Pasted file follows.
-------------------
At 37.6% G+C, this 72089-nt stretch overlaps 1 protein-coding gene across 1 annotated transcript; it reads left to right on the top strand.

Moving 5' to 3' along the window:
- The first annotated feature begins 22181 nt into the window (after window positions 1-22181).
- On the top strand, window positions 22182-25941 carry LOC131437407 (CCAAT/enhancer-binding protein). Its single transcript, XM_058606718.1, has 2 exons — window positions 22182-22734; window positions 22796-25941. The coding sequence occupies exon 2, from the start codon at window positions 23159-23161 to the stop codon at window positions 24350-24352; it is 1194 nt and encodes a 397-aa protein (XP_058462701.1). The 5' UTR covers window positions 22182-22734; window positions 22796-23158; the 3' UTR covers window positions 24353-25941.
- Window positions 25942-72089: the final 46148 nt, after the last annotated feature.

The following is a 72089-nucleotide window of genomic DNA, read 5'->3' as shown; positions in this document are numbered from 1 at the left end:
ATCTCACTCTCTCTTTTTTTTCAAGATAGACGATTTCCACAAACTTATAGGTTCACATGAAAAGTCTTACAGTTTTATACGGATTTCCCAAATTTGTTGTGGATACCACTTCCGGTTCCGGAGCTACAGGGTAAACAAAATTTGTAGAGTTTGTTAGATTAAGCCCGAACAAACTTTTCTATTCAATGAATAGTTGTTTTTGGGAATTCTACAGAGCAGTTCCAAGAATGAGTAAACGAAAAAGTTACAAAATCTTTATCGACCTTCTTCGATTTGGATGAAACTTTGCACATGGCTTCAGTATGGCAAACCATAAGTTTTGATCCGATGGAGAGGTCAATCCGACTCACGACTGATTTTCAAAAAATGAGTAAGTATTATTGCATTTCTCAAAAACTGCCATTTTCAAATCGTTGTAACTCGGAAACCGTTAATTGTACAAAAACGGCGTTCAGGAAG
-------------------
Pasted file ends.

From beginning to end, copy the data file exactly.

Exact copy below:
At 37.6% G+C, this 72089-nt stretch overlaps 1 protein-coding gene across 1 annotated transcript; it reads left to right on the top strand.

Moving 5' to 3' along the window:
- The first annotated feature begins 22181 nt into the window (after window positions 1-22181).
- On the top strand, window positions 22182-25941 carry LOC131437407 (CCAAT/enhancer-binding protein). Its single transcript, XM_058606718.1, has 2 exons — window positions 22182-22734; window positions 22796-25941. The coding sequence occupies exon 2, from the start codon at window positions 23159-23161 to the stop codon at window positions 24350-24352; it is 1194 nt and encodes a 397-aa protein (XP_058462701.1). The 5' UTR covers window positions 22182-22734; window positions 22796-23158; the 3' UTR covers window positions 24353-25941.
- Window positions 25942-72089: the final 46148 nt, after the last annotated feature.

The following is a 72089-nucleotide window of genomic DNA, read 5'->3' as shown; positions in this document are numbered from 1 at the left end:
ATCTCACTCTCTCTTTTTTTTCAAGATAGACGATTTCCACAAACTTATAGGTTCACATGAAAAGTCTTACAGTTTTATACGGATTTCCCAAATTTGTTGTGGATACCACTTCCGGTTCCGGAGCTACAGGGTAAACAAAATTTGTAGAGTTTGTTAGATTAAGCCCGAACAAACTTTTCTATTCAATGAATAGTTGTTTTTGGGAATTCTACAGAGCAGTTCCAAGAATGAGTAAACGAAAAAGTTACAAAATCTTTATCGACCTTCTTCGATTTGGATGAAACTTTGCACATGGCTTCAGTATGGCAAACCATAAGTTTTGATCCGATGGAGAGGTCAATCCGACTCACGACTGATTTTCAAAAAATGAGTAAGTATTATTGCATTTCTCAAAAACTGCCATTTTCAAATCGTTGTAACTCGGAAACCGTTAATTGTACAAAAACGGCGTTCAGGAAG